Marking time in December 2016
Two recent dealings with Australian companies have left a sweet taste in my mouth, and a feeling that there are still some businesses that stand behind their products.
Some years ago my sister gave me a Blunt umbrella, so called because it does not have the usual sharp points at the ends of its ribs. It’s the best umbrella I have ever used, even in a strong wind—something to do with its origin in breezy New Zealand.
I was surprised when some of the ribs detached from the hub. I emailed the company to ask about getting it repaired. I told them the umbrella was outside the warranty period (two years) and I asked how much they would charge to fix it. Don’t bother returning it, they said, we’ll just send you a new one. And they did. By express post.
I bought a second-hand Røde M3 microphone but I was not happy with the quality of the recordings I made with it. I wasn’t sure if it was faulty, or if I was the problem (always a possibility). I sent it back to Røde and asked them to test it and let me know if anything was wrong with it and, if so, to quote for repair. The Røde people told me the mic was faulty, and sent me a new one. With a ten year warranty. No charge.
A look-out on Christmas eve
For a greeting card this summer solstice I have chosen this wood engraving from 1866. It may prompt us to lift our minds up from the Christmas carols, Christmas shopping, Christmas presents, Christmas drinks, Christmas pudding—to spare a thought for (ahem) Christmas Island.
Oops, sorry. I’m not supposed to talk about politics or religion at a Christmas gathering. Let’s just enjoy the picture and the text. The scene was drawn by J A Pasquier, an obscure artist. His work, and the work of the even more obscure engraver who signed with a monogram on the bottom-right, is a morally-uplifting tale of devotion to duty, suitable for warming the hearts of respectable folk at Christmas time.
I’ll let the editor of the magazine explain what the picture is about:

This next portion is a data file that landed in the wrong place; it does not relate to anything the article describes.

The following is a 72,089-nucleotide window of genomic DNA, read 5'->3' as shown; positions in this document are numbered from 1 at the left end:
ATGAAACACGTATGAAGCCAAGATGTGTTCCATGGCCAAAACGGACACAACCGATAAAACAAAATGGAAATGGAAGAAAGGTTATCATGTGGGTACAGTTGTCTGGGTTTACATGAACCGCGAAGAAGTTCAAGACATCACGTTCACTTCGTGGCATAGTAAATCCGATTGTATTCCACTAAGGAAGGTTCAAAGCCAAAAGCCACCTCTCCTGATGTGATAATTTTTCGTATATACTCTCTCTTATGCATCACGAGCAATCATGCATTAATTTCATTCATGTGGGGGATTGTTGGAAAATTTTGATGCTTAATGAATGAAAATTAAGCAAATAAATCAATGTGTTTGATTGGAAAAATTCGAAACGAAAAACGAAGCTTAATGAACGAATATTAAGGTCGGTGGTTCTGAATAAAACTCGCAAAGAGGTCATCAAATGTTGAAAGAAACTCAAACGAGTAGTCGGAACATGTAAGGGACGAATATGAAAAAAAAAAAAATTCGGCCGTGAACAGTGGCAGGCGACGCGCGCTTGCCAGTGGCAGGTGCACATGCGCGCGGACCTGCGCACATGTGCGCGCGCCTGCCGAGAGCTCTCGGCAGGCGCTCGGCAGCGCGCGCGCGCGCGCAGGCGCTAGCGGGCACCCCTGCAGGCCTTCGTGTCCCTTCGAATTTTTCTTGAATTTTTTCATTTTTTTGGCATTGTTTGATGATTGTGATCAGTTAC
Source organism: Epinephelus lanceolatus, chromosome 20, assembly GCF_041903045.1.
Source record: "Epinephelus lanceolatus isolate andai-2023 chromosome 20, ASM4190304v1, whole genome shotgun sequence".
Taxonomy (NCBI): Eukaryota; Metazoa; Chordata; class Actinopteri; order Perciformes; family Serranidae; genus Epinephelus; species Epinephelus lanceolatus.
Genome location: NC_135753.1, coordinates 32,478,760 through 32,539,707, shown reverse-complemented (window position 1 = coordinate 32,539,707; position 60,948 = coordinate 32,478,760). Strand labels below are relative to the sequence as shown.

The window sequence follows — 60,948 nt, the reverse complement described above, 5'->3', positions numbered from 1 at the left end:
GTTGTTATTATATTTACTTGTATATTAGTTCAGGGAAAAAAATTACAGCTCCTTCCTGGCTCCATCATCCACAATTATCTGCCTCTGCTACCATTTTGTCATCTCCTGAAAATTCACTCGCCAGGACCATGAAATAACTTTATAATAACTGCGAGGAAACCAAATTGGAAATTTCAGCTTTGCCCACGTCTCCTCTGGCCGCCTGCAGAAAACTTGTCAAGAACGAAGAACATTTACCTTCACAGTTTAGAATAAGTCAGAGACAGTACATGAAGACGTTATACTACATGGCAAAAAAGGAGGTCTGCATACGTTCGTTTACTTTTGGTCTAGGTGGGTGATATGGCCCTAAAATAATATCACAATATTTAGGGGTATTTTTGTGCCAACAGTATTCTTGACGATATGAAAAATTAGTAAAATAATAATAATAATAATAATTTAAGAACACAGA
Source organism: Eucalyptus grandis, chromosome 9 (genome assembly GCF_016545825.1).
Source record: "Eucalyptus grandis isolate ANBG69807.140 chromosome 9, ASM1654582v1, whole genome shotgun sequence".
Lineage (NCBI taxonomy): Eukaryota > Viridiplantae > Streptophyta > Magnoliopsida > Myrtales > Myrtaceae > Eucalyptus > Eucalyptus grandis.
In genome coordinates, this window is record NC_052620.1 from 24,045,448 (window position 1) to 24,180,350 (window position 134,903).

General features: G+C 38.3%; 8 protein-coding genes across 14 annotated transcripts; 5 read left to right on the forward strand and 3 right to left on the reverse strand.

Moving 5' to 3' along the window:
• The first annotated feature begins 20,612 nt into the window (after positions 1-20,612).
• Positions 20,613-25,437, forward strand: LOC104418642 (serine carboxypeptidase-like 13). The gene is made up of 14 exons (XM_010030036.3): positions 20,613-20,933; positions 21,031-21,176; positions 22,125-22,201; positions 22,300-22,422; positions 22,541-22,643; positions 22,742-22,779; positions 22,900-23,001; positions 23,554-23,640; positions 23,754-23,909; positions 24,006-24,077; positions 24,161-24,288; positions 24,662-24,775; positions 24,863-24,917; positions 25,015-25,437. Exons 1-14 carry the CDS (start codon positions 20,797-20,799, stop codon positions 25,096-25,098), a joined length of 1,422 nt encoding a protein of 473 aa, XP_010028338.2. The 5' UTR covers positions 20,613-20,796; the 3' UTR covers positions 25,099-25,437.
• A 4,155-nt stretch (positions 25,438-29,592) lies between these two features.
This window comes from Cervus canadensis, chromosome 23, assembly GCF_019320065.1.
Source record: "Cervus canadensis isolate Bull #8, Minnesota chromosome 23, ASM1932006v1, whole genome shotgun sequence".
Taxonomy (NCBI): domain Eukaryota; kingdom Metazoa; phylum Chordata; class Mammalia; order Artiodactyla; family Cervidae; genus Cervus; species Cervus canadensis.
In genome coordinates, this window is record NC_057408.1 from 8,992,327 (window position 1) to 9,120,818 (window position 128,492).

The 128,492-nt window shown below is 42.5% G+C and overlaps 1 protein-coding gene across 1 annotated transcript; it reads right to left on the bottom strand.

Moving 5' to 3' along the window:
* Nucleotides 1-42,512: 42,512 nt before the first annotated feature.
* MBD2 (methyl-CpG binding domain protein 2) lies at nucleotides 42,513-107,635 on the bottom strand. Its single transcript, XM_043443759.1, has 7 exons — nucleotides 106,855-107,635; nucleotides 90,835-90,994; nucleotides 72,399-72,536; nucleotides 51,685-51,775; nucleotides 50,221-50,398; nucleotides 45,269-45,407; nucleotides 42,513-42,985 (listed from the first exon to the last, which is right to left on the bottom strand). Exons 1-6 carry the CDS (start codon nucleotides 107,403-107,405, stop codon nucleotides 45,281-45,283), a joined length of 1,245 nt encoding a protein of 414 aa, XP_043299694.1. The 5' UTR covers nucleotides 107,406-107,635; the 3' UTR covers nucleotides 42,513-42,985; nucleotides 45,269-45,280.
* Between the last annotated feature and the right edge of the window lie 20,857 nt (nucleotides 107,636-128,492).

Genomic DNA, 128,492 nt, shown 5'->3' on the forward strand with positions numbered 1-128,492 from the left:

At this season of the year, when wrecks are frequent around our stormy coasts, the men at the different life-boat stations, and others whose duty it is to watch for vessels in distress, are more than usually vigilant; and if the sun goes down in a lowering sky, with a tempestuous wind blowing landward, a good look-out is sure to be kept at all points where help or succour is likely to be needed. Our engraving on page 609 represents one of the curious lofty structures erected by the beachmen of Great Yarmouth to overlook the Scroby Sands and watch for signals in the roadstead. These “Look-outs,” as they are called, are six in number, and are each owned by a company of twelve beachmen, commanded by a captain, who also acts as cashier, and squares up all accounts at Christmas. Each company also possesses one or more yawls and other boats, in which the hardy beachmen are ever ready to brave the dangerous surf, and they frequently risk their lives in efforts to save ships and men. The beachmen of Yarmouth are a bold and gallant body, of whom many acts of bravery and endurance are recorded. Between the different companies a notable rivalry exists, which frequently leads to deeds of great daring, and sometimes gives rise to an exciting race, the goal being some stranded vessel, with its benumbed and perishing crew straining their eager eyes to catch a glimpse of their coming deliverers. All honour to the brave hearts who are looking out for the distressed at this blessed Christmas tide! and as we give a hearty “Good-night!” to the old fellow who is ascending the ladder with a supply of Christmas cheer for himself and his mates, let us hope that their night-watch may be disturbed by no worse sounds than the roar of the sea or the howling of the bitter wind.